The Student Government Association hosted its annual election debate Wednesday with the presidential, vice presidential and senatorial candidates giving speeches before voting closes Friday.
The two tickets for the executive offices both echoed similar ideas of wanting a more open and accessible student government, however, both tickets had different plans on achieving transparency and accessibility.
This year there are 11 senatorial candidates running for 12 senate seats, which means that all of the candidates are guaranteed to be senators next school year. Although they are guaranteed the position for which they are running, the senators each prepared and presented a speech.
The senatorial candidates who were previously senators and are seeking re-election made it a point to highlight their achievements and the bills they have successfully passed.
Sen. Greg Reck talked about his meal plan transfer bill which went into effect April 1, allowing students to transfer and receive meal plan money from each other. The new senatorial candidates pitched ideas for changes they would make when they are elected as senators.
Candidate Lauren Ortega said she hopes to bring solar powered charging stations to campus, originally proposed by current Sen. Dominick Namis in March, while Carla Colacion wants to work on improving school spirit on campus.
Sens. Carlos Martinez, a vice presidential candidate, and Andrea Ojeda both presented the referendums on the ballot this year. Martinez explained that a committee is being formed to decide on the details of the Green Fund.
He says that the referendum is only to gauge student opinion. If students are interested then they will move on with the plans. Ojeda echoed a similar sentiment about the Smoke Tobacco Free Campus referendum. When audience members asked questions about the details of the policy, she reminded them that there is no policy in place yet and the details will be decided once students have voted.
Since the fate of the senatorial candidates is already decided, the debate between the presidential and vice presidential candidates was the climax of the evening.
Current SGA Vice President Jonathan Edwards was the MC for the event. Throughout the event, Election’s Commissioner Faith Castillo and SGA president Jonathan Cruz urged attendees to write their questions on a piece of paper and submit it.
Edwards posed those questions in addition to questions sent in via Twitter and live audience questions. While there was speculation from attendees about their questions not being used, Edwards says it would not have been possible to ask every single question.
“There were only a few that weren’t asked due to time constraints,” Edwards said. “Which is why we had a section for audience only questions.”
The two tickets for the executive offices are Jamie Cardenas for President with Carlos Martinez for vice president and Anna Lopez for president with Ben Griffith as her vice president. Both tickets had the opportunity to answer the questions and also had the chance to ask questions of their competition.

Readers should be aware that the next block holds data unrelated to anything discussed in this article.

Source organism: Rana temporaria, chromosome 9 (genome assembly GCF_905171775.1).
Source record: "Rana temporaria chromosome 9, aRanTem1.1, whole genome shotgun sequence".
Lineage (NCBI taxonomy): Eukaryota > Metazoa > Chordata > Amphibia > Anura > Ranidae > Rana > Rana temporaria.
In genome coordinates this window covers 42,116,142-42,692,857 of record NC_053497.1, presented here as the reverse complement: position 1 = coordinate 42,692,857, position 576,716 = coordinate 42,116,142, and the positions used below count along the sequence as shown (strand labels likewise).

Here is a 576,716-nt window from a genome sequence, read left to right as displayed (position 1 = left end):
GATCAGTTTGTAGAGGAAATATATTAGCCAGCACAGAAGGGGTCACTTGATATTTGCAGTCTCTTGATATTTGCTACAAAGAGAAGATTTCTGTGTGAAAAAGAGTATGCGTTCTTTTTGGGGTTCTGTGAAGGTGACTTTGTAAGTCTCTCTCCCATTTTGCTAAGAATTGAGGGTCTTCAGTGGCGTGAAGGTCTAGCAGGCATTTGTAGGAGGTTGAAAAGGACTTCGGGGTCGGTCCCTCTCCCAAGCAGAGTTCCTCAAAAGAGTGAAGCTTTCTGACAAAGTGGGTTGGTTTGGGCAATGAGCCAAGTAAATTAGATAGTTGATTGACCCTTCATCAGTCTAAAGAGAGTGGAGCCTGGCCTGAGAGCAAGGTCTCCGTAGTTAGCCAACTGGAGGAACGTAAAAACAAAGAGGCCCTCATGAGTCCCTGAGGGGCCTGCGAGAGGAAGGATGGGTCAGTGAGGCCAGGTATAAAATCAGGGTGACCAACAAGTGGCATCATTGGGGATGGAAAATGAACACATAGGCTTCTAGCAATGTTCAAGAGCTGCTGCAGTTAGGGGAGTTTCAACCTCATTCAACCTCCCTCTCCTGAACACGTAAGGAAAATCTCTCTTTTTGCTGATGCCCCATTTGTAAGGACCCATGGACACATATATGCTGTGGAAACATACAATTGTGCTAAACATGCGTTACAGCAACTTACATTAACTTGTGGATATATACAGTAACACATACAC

In their answering the questions, both tickets claim to want a transparent and accessible student government. They each posed different approaches to creating the transparency.
Lopez and Griffith proposed a Student Peer Judicial Court that will do more than just handle parking citations.
“We want to give the students a voice in student concerns,” Lopez said. “So if a student were to break the student code of conduct, they would have to go through this court first before it goes to the Dean of Students.”
They also propose more tailgating for sporting events as a way to get students more involved and increase school spirit. In addition, they plan on collaborating with different student organizations as a way to better understand the needs of students.
Cardenas and Martinez are pledging to implement a commuter lounge for commuter students to hangout between classes or club meetings. Earlier this week, they introduced the idea to the student body through a video on their campaign website.
They are also looking to create a more vibrant nightlife and weekend scene on campus as a way to keep students connected.
Martinez echoed Ojeda on the importance of gauging student opinion about the Green Fund referendum. He admits that with regards to sustainability, all of their attention is on the Green Fund.
“To be quite frank, all of our eggs are in that basket right now,”Martinez said. “Because I think it starts with that first step. The Green Fund is the first step in seeing if this university is committed to sustainability.”
Cardenas says her and Martinez have already begun discussion with the University Police Department to implement the use of the blue call boxes around campus. She says this is the start of her mission to creating a safer campus.
While both parties were at a consensus about the issues facing the student body and SGA, disagreement came when the candidates were prompted to question their competition.
Cardenas pointed out all of Lopez’s involvements noting that in addition to being a Hilltop Mentor and a member of Hilltop Hospitality, she also holds an on campus job with the office of Career and Professional Development.
“You also joke that you don’t sleep very much,” Cardenas said.
She pointed to what she saw as “a problem with the previous administration” being a lack of commitment and asked Lopez how she would juggle all of her engagements and still stay committed to her office as president.
“I’ll do it how I’ve always done,” Lopez responded.
Lopez said that she has already made the decision to give up all of her other leadership commitments with the exception of Hilltop Hospitality and Hilltop Mentors. She also pointed out that she will only be taking 12 hours of class and that her work with the office of Career and Professional Development has been reduced from 15 hours to 10 hours.